Like in the Harry Potter series, Rowling is gifted at writing the main, secondary and peripheral characters. Each character that enters the story comes to life even if they are only around for a line or two. Strike and his partner Robin, we met both in “The Cuckoo’s Calling”, are extremely well-written and their characters are further developed in “The Silkworm”. Robin’s fiancé Matthew is a bigger part of the story this time and he fits into the novel seamlessly. Strike’s half-brother Al Rokeby, a legitimate son of Strike’s rocker father Jonny Rokeby, is a good addition to the series. I’m sure that Jonny Rokeby himself will eventually appear in the series.

Rowling recently told the Theakstons Old Peculier Crime Writing Festival that her next Strike novel (which she is currently halfway through) is her “best-planned” novel yet. Considering how great her other books are, I can’t wait to read it. In the meantime, I’m looking forward to the return of Detective Frank Mackey and the Dublin Murder Squad on September 2nd when Tana French’s new book The Secret Place comes out.

Theater Review: This Is Our Youth at Steppenwolf Theatre

This Is Our Youth runs at Steppenwolf through July 27 and opens for previews on Broadway on August 18

This Is Our Youth runs at Steppenwolf through July 27 and opens for previews on Broadway on August 18

I haven’t been as excited to see a play as much as Steppenwolf’s current production of This Is Our Youth since I went to see Wicked as a teenager.

With a well-written script and engaging performances, the play, directed by Tony winner Anna Shapiro and starring Michael Cera, Kiernan Culkin and Tavi Gevinson, lives up to the hype.

Set in 48-hour period in 1982 with a group of three characters who are bridging the gap between childhood and adulthood, Kenny Lonergan’s 1996 play still feels relevant in 2014. The early adulthood transition is rich with material worth exploring and Lonergan makes great use of it.

Instagram, Twitter, Facebook and iPhones haven’t been invented yet but the universal themes of transitioning into life as an adult haven’t changed that much. It’s not an overnight change for anyone and the bridge period is one of the most exciting and frustrating times in everyone’s life. It’s a different experience for every individual and can last for months, years, decades or even a whole lifetime.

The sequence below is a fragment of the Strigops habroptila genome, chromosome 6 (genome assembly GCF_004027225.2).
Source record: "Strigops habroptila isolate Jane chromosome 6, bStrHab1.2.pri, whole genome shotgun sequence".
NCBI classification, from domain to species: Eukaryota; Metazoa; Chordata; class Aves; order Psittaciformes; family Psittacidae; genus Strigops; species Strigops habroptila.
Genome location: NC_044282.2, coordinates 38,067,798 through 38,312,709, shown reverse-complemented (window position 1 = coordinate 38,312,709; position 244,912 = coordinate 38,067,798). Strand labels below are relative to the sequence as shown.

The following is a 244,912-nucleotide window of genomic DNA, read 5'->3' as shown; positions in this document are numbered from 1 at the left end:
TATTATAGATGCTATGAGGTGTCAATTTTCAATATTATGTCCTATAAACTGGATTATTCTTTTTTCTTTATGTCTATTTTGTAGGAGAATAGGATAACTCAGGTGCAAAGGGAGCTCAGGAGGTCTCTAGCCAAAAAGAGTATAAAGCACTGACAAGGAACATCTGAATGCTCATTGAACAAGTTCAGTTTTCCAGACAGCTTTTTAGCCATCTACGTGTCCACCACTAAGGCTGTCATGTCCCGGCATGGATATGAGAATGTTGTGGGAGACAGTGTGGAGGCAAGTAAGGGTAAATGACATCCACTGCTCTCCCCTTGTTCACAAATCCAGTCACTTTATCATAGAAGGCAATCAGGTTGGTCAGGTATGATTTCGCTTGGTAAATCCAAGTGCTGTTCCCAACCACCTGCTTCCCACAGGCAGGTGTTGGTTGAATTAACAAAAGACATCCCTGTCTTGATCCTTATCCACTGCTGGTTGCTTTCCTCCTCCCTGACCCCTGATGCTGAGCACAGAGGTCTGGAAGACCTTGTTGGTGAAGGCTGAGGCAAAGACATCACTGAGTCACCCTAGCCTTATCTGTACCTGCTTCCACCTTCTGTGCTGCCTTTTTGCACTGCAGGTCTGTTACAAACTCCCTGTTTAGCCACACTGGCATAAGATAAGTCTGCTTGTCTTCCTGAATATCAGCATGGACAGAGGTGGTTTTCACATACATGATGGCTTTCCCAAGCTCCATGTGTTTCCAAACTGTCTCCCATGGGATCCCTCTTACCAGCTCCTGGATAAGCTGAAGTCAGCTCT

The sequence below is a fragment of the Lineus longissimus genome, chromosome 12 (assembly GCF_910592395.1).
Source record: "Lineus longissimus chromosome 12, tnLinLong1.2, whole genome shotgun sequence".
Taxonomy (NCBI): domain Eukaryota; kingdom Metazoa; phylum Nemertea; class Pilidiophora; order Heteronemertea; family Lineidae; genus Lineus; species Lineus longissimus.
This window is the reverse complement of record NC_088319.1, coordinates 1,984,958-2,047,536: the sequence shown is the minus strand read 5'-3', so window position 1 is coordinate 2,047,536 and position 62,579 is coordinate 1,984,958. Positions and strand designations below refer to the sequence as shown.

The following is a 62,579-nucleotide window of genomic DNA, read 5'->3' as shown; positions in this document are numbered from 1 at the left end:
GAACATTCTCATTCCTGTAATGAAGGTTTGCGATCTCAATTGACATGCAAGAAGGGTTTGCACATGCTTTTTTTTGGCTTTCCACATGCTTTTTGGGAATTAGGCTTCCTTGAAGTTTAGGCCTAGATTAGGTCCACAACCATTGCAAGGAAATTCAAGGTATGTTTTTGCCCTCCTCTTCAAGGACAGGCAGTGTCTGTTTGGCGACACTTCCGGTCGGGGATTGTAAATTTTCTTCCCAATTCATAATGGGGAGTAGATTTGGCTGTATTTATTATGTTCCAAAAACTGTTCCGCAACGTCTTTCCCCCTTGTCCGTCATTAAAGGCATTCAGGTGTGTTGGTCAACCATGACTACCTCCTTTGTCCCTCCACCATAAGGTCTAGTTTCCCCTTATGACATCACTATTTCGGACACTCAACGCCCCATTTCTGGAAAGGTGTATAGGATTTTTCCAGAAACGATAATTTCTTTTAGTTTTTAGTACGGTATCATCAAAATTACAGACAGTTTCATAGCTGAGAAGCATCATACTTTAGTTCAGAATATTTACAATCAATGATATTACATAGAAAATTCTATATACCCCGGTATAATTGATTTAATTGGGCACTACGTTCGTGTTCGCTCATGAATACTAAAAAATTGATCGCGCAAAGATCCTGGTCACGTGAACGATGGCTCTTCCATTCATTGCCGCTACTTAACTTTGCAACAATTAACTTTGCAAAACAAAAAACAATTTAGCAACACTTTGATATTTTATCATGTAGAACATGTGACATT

Each character is at different points in their passage but they are all struggling with change in a different way. Dennis (Kieran Culkin) lives in an apartment paid for by his parents and is trying his hand at entrepreneurship, a.k.a. petty drug dealing amongst his friends.  Warren (Michael Cera) still lives with his wealthy father but winds up staying with Dennis following a big fight. Jessica (Tavi Gevinson) lives at home while she studies at the Fashion Institute of Technology. She appears to have more direction in life than Warren or Dennis who are trying to live on the edge while under the protection of their parents’ money.

The action starts when Warren shows up at Dennis’ place with $15,000 in cash that he’d just stolen from his dad’s bedroom. Dennis is terrified to have the stolen cash in his apartment and involves Warren in schemes to earn the money back that he’s already spent. Warren has a crush on Jessica and their relationship grows and wanes over time.

Conversations between Warren and Dennis and Warren and Jessica sometimes create conflict and bonds while bringing out their deepest inner thoughts, motivations, past experiences and ideas. It has some of the best banter that I’ve ever heard in a play.

Comedy and drama are seamlessly mixed together throughout the performance. The audience laughed out loud countless times but more serious themes of death, family issues and violence were explored thoughtfully which is a rare balance.

Even with a great script, the actors’ pitch perfect performances made the play exceptional. Culkin was hilarious and it was impossible to take your eyes off of him every time he spoke. Cera’s performance as the conflicted Warren was nuanced and natural. Gevinson, who is also a brilliant teen mogul, was really engaging and energetic as the thoughtful Jessica. I’ve already seen Cera in several movies and I hope to see Culkin and Gevinson in more after this play.

One of the best parts of the production is its intimacy. It’s in Steppenwolf’s 299-seat Upstairs Theatre and there isn’t a bad seat in the house. Performed in the round, the action feels less like a staged performance and more like you are sitting in the room with the characters. I was only feet away from the actors and stage and as the play went on, I forgot I was at a play.

I highly recommend it and I would go again if the opportunity arises!

The Chicago-run of the play continues through July 27 (and appears to be entirely sold-out) and then it moves to Broadway’s Cort Theatre on August 18 and runs through January 4th.  The play will not be staged in-the-round in New York.

One of my favorite lines from the play is said by Jessica to Warren towards the end of the first act, “What you’re like now has nothing to do with what you’re gonna be like. Like right now you’re all this rich little pot-smoking burnout rebel, but ten years from now you’re gonna be like a plastic surgeon reminiscing about how wild you used to be….you’ll definitely be a completely different person. Everything you think will be different and the way you act and all your most passionately held beliefs are all gonna be completely different and really depressing.”

For more information visit about the Steppenwolf production please visit their page and for more information on the show on Broadway, click here.

Update: Lonergan wrote an interesting feature on Tavi Gevinson for Vanity Fair ahead of the play’s run on Broadway starting this month.

Check out this interview Steppenwolf did with Tavi Gevinson, Michael Cera and Kieran Culkin. (From Steppenwolf’s YouTube account)